greyness lingers lockdowns hold us prisoners when will winter leave?
greyness lingers looking for a bit of light shining in my heart
lockdowns hold us prisoners soon the days shall pass Oh, see the light shine
when will winter leave? thankful for a caring friend brightens every day
On the 2nd day of summer, a baby girl was born. I wonder why they did not call her Summer but of course it did not translate well in French. And so, Colombe (Dove in English) was born. She was planned, so I hear from stories from my GrandMaman, on one Sunday afternoon. How did they manage to have the house to themselves and what on earth was on their minds, coming from Sunday mass?
My grandparents had a flat on the 2nd floor of City Hall at the time, because my grandfather was Chief of Police.
My grandmother often said that out of all the children there was always one that was chosen to take care of their parents in their old age. My grandmother used to call Colombe, “Mon baton de veillesse’’ (old aged stick…which really means ‘old age crutch’.)
But you must remember in those days in 1925, good Catholic families prohibited from family planning…this baby was planned. GrandMaman used to say a baby planned on a Sunday was ‘’un bébé d’amour’’ …I am not sure love child means the same thing.
And so June 22, 1926, Colombe was born…the fourth child, the middle child of seven. Of course this was a small family compared to other good Catholic families back then. My grandmother was fortunate to have learned young, as a midwife, when a woman ovulated…and so she found her way to plan her family despite the sin she may have committed.
I wonder how they spoke about this plan coming home from Sunday mass.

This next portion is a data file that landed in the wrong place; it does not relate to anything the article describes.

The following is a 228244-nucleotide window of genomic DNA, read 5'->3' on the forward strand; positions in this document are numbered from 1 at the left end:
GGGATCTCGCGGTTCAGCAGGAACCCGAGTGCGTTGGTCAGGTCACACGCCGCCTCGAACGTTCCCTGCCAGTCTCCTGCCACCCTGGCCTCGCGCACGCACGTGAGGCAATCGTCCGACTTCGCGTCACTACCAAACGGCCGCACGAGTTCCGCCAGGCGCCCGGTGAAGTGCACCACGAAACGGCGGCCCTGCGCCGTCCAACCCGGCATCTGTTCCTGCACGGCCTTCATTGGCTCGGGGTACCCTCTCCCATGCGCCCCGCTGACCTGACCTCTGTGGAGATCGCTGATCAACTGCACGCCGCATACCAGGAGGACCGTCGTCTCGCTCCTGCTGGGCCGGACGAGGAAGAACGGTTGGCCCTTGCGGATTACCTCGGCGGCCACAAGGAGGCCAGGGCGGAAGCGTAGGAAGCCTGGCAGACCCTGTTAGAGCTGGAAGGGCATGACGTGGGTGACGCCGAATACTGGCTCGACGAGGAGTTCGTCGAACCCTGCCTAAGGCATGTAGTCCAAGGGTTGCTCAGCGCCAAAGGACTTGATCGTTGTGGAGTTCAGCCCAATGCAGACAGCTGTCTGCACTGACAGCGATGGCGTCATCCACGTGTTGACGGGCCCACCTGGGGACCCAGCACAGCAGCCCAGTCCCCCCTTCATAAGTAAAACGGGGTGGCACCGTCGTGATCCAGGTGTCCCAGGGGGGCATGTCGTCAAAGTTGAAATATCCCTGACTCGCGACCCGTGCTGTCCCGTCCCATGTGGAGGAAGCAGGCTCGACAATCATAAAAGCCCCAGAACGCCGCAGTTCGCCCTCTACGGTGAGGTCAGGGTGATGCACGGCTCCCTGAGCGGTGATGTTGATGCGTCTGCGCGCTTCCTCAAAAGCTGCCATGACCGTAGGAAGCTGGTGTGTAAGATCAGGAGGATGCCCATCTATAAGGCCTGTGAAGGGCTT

Mother: I think it’s time to plan for a child that will take care of us in our old age.
Father: Okay [with a twinkle in his eye and skip in his step.]
Mother: Yes, this afternoon would be a good time while the children are at the cottage.
Father: I aim to please, my love.
I don’t know if she carried her to term of 40 weeks, so I imagine this discourse took place sometime in September or early October…oh my! I wonder if it was on my Grandmother’s birthday, October 13th….[rushing to check 1925 calendar…okay, so let’s add a bit of imagination to this story]
On October 11, 1925, GrandPapa asked his spouse what she wanted for her birthday October 13th. And that was her present! I bet GrandPapa wished he could gift her like that more often…[chuckles]
Colombe certainly became a special “baton”…when her little brother was only one, he had TB and she had to quit school having completed Grade 9 to take care of him for two years while he had a body cast.
From there she later went to Montreal at Hairdressing school at Morgan’s (The Bay). She stayed at her sister’s who had a baby and a toddler and became a live in Nanny when she was not in school because her sister like to wine and dine with the rich and famous and her husband.
She never really got to live life on her own freely…and when she met my father, who was auditing a company in her small town, they married six months later.
I’m glad she did because I wouldn’t be here today .There is a story to tell on that day forward but suffice to say the best part was having moi and my sister, right? [smiles]
She was an amazing daughter, friend, spouse, sister, mother and the most loving and fun Nanny as well. I am so glad my children have fond memories of her.